author={Soltesz, Kristian and Grimholt, Chriss and Skogestad, Sigurd},

title={Simultaneous Design of {PID} Controller and Measurement Filter by Optimization},

journal={{IET Control Theory \& Applications}},

volume=11,

number=3,

year=2017,

pages={348--348},

doi={10.1049/iet-cta.2016.0297}

}

@inproceedings{pidIAE,

author={Grimholt, Chriss and Skogestad, Sigurd},

title={Improved Optimization-based Design of {PID} Controllers Using Exact Gradients},

booktitle={12th International Symposium on Process Systems Engineering and 25th European Symposium on Computer Aided Process Engineering},

address={Copenhagen, Denmark},

year=2015,

pages={1753--1756},

isbn={978-0-444-63445-0 (eBook)}

}

@inproceedings{pidIE,

author={Hast, Martin and {\AA}str\"{o}m, Karl Johan and Bernhardsson, Bo and Boyd, Stephen},

title={{PID} Design by Convex-Concave Optimization},

booktitle={{IEEE} European Control Conference ({ECC})},

address={Z\"{u}rish, Switzerland},

year=2013,

pages={4460--4465},

isbn={978-3-033-03962-9 (eBook)}

}

\end{filecontents}

\begin{document}

\bibliographystyle{plain}

\nobibliography*{}

\title{{PIDopt} -- Matlab software for robust optimization-based {PID} controller design}

\author{Kristian Soltesz}

\date{\today}

\maketitle

\section{Acknowledgement}

The software consists of three scripts for {PID} design, exaplained later. The underlying methods for these files are:

\begin{itemize}

\item\verb=pidfIAE.m=\\

\bibentry{pidfIAE}

\item\verb=pidIAE.m=\\

\bibentry{pidIAE}

\item\verb=pidIE.m=\\

\bibentry{pidIE}

\end{itemize}

Please acknowledge these works through citation if you use the methods in your research. The code present in the \verb=PIDopt= package is due to the authors of the above works.

\section{Getting started}

The software can be downloaded from the git repository \url{git@gitlab.control.lth.se:kristian/PIDopt.git}, accessible online at \url{https://gitlab.control.lth.se/kristian/PIDopt}. See \url{https://gitlab.control.lth.se/kristian/PIDopt/blob/master/example.m}{\verb=example.m=} at the base of the repository for an example illustrating how to run and evaluate the designs. Feel free to report/correct bugs through the issue system available at the \url{https://gitlab.control.lth.se/kristian/PIDopt}{web page of the repository}.

The remainder of this document is dedicated to briefly describe the design method (\secref{}), and to provide . If you remain with any questions, please send them to \url{mailto:kristian@control.lth.se}{kristian at control dot lth dot se}.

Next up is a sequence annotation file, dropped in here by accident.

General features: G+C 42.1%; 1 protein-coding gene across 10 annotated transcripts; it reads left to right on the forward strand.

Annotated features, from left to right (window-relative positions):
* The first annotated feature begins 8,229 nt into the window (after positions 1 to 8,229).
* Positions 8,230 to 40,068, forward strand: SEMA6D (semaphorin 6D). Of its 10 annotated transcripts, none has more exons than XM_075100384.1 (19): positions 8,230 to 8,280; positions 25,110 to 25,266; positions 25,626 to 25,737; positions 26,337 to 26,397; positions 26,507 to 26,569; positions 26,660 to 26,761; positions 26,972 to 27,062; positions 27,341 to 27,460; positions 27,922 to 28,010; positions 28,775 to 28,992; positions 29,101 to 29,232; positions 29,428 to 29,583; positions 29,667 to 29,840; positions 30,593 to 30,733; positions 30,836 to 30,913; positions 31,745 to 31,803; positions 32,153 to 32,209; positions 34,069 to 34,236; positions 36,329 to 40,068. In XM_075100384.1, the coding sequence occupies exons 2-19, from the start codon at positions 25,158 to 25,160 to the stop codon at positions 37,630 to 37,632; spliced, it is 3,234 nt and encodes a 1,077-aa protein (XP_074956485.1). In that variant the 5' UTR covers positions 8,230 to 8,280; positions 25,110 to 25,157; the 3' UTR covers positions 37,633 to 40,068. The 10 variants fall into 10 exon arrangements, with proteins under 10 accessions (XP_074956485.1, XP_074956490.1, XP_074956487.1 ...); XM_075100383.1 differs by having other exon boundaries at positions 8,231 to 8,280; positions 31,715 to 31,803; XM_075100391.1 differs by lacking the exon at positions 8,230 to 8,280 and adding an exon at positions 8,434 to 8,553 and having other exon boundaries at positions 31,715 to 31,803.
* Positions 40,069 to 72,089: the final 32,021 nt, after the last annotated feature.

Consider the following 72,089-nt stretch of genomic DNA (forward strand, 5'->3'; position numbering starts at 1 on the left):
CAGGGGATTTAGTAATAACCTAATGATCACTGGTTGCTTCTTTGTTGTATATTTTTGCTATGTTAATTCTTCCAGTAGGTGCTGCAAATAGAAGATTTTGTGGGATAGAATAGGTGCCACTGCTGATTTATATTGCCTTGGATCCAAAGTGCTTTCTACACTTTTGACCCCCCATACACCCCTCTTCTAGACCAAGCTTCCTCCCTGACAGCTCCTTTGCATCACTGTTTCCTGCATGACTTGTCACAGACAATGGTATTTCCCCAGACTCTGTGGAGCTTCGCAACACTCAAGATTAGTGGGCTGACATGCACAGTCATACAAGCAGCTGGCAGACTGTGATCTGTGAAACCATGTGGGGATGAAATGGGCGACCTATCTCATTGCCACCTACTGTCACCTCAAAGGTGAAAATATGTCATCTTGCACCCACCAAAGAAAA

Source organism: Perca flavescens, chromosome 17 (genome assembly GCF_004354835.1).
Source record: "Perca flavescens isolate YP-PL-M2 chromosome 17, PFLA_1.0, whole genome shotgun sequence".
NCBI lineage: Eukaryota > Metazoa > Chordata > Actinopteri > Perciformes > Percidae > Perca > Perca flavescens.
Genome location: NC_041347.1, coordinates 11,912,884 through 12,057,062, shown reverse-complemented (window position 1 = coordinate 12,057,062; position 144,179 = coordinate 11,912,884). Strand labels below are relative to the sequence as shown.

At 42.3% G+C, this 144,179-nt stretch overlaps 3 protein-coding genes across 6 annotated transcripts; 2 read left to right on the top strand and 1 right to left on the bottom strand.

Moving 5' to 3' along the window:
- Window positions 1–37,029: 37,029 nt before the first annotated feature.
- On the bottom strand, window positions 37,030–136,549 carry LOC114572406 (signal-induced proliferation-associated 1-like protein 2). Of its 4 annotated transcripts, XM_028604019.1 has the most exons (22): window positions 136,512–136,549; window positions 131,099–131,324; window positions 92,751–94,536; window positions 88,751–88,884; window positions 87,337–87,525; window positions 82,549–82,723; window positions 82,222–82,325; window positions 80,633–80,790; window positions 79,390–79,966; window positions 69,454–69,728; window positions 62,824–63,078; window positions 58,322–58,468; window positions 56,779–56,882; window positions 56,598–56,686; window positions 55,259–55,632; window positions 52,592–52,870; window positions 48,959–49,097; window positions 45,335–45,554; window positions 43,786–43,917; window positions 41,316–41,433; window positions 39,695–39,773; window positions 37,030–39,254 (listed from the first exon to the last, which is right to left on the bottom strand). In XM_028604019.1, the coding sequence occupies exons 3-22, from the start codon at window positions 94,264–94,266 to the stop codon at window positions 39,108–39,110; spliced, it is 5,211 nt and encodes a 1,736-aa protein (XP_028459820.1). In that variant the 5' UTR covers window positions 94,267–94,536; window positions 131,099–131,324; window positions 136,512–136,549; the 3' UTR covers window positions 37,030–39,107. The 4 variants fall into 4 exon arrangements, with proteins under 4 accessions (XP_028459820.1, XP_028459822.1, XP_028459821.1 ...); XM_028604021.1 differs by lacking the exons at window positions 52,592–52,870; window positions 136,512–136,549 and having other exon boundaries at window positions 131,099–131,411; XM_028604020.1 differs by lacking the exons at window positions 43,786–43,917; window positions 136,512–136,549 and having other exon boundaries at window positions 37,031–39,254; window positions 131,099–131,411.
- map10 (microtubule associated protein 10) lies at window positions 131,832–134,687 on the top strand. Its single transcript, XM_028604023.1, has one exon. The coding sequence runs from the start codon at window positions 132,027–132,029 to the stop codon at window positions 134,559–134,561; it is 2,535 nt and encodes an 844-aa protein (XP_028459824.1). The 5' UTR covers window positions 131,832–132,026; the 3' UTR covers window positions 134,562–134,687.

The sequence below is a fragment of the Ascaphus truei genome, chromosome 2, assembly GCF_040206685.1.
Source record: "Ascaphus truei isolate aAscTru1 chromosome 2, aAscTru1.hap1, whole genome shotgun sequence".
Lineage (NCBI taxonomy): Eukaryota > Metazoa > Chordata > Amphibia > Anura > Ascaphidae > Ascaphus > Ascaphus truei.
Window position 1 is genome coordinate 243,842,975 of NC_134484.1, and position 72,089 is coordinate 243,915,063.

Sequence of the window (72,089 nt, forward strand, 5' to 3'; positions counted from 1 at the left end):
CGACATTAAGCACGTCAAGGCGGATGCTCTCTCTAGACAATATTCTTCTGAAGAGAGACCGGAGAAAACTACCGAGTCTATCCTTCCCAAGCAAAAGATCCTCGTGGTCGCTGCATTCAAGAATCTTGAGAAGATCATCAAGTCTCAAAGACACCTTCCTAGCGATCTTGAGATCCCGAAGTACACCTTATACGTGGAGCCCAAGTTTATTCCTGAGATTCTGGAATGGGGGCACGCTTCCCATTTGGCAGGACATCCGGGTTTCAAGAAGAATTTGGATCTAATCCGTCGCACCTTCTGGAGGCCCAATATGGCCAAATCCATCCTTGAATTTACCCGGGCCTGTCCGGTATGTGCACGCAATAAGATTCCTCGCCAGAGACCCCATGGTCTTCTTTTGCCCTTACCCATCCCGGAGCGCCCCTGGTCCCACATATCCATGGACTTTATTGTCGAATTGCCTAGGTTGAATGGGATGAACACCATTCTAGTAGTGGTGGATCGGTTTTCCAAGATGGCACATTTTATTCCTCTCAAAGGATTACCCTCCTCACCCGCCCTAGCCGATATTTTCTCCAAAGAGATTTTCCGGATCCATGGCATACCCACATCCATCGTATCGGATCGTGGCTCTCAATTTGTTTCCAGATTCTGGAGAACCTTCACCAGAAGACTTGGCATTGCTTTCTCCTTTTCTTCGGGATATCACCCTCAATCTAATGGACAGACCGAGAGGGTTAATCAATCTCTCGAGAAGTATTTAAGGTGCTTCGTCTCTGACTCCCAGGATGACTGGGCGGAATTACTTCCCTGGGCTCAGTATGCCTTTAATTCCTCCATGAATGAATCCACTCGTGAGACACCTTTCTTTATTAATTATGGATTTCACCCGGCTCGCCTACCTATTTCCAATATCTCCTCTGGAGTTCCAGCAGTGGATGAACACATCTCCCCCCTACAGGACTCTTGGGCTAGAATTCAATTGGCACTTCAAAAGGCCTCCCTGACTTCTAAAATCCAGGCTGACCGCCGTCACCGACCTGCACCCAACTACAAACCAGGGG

\section{Design Methods}

\subsection{Design problem}

All the design methods consider a closed-loop system as depicted in \figref{cc}. The process model $P$ is a SISO LTI system. The design objective is to minimize the influence of an additive (unit) load disturbance step $l$, entering at the process input at $t=0$, on the control error $e$.

In \verb=pidIE.m=, the objective is to minimize the integral error,

\begin{equation}

\text{IE} = \int_0^\infty e(t) dt,

\end{equation}

whereas \verb=pidIAE.m= and \verb=pidfIAE.m= aim to minimize the $\mathcal{L}_1$-norm of $e$, also known as the integrated absolute error,

\begin{equation}

\text{IAE} = \int_0^\infty |e(t)| dt.

\end{equation}

These constraints are standard within process control, and sound within a much broader application scope.

Robustness of the control loop is enforced by constraining the sensitivity function

\begin{equation}

S = \dfrac{1}{1+L},

\nonumber

\end{equation}

the complementary sensitivity function

\begin{equation}

T = \dfrac{L}{1+L},

\nonumber

\end{equation}

as well as the noise sensitivity function $KS$. We use $L=KP$ to denote the loop transfer function. Interpretation of The sensitivity function $S$ and its complement $T=1-S$ are thoroughly covered in most introductory control textbooks. The noise sensitivity $KS$ is the transfer function from $y$ to $u$ in \figref{cc}, and determines how much measurement noise is attenuated (or amplified). The methods covered here impose robustness through $\mathcal{H}_\infty$-constraints:

\begin{align}

\|S\|_\infty&\leq M_s,\nonumber\\

\|T\|_\infty&\leq M_t,\nonumber\\

\|KS\|_\infty&\leq M_{ks}.\nonumber

\end{align}

Smaller values of $M_s$, $M_t$, and $M_{ks}$, correspond to better robustness, but typically correspond to an increase in objective. A reasonable default is $M_s=M_t=1.5$. It is not possible to give a default for $M_{ks}$ as it is unit dependent -- it is affected by the gain of $P$.

\subsection{Controller and filter structure}

Process and controller representation herein is in continuous time. (Adapting the code to discrete time settings should be straightforward.) The controllers synthesized by \verb=pidIE.m= and \verb=pidIAE.m= are on the form

\begin{equation}

K(s) = k_p+\dfrac{ki}{s}+k_ds.

\label{eq:pid}

\end{equation}

Their parallel form representation

\begin\equation}

??\nonumber

\end{equation}

has parameters ??, and exists if ??. (The code can be modified to include \eqref{} as a constraint if it is crucial that the resulting controllers have a parallel form representation.)

The controllers synthesized by \verb=pidfIAE.m= are a series connection of a controller on the form \eqref{pid}

and a second-order low-pass filter

\begin{equation}

F(s) = \dfrac{}{}.

\end{equation}

The role of the filter is to ensure high-frequency roll-off. In order to achieve this also with \verb=pidIE.m= and \verb=pidIAE.m= simply design a low-pass filter and include it as a series connected component of $P$ prior to conducting the design.

\subsection{{IE} vs. {IAE}}

\subsection{Numerical aspects}

All the scripts aim at minimizing the effect of a (unit) loadon the process output.

\section{Other considerations}

The latest version of the source files can be downloaded from the git repository